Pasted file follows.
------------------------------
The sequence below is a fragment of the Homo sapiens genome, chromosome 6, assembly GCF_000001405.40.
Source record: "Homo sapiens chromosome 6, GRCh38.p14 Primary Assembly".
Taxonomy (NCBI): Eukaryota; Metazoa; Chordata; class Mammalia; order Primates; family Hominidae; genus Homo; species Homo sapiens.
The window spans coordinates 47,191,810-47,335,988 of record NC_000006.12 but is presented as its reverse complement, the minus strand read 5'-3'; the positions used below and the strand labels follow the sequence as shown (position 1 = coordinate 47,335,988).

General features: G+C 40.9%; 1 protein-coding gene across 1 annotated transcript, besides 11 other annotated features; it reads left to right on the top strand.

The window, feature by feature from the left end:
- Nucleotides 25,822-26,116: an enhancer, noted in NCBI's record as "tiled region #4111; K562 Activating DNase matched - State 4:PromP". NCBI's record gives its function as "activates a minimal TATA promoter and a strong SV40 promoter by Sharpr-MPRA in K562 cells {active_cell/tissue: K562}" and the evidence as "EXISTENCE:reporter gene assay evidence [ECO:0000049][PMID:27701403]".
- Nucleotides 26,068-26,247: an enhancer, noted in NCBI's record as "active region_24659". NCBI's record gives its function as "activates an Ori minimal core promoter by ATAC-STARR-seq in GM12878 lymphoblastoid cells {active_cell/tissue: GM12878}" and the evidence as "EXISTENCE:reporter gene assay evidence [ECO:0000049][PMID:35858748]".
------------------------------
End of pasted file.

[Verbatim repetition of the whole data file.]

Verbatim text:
The sequence below is a fragment of the Homo sapiens genome, chromosome 6, assembly GCF_000001405.40.
Source record: "Homo sapiens chromosome 6, GRCh38.p14 Primary Assembly".
Taxonomy (NCBI): Eukaryota; Metazoa; Chordata; class Mammalia; order Primates; family Hominidae; genus Homo; species Homo sapiens.
The window spans coordinates 47,191,810-47,335,988 of record NC_000006.12 but is presented as its reverse complement, the minus strand read 5'-3'; the positions used below and the strand labels follow the sequence as shown (position 1 = coordinate 47,335,988).

General features: G+C 40.9%; 1 protein-coding gene across 1 annotated transcript, besides 11 other annotated features; it reads left to right on the top strand.

The window, feature by feature from the left end:
- Nucleotides 25,822-26,116: an enhancer, noted in NCBI's record as "tiled region #4111; K562 Activating DNase matched - State 4:PromP". NCBI's record gives its function as "activates a minimal TATA promoter and a strong SV40 promoter by Sharpr-MPRA in K562 cells {active_cell/tissue: K562}" and the evidence as "EXISTENCE:reporter gene assay evidence [ECO:0000049][PMID:27701403]".
- Nucleotides 26,068-26,247: an enhancer, noted in NCBI's record as "active region_24659". NCBI's record gives its function as "activates an Ori minimal core promoter by ATAC-STARR-seq in GM12878 lymphoblastoid cells {active_cell/tissue: GM12878}" and the evidence as "EXISTENCE:reporter gene assay evidence [ECO:0000049][PMID:35858748]".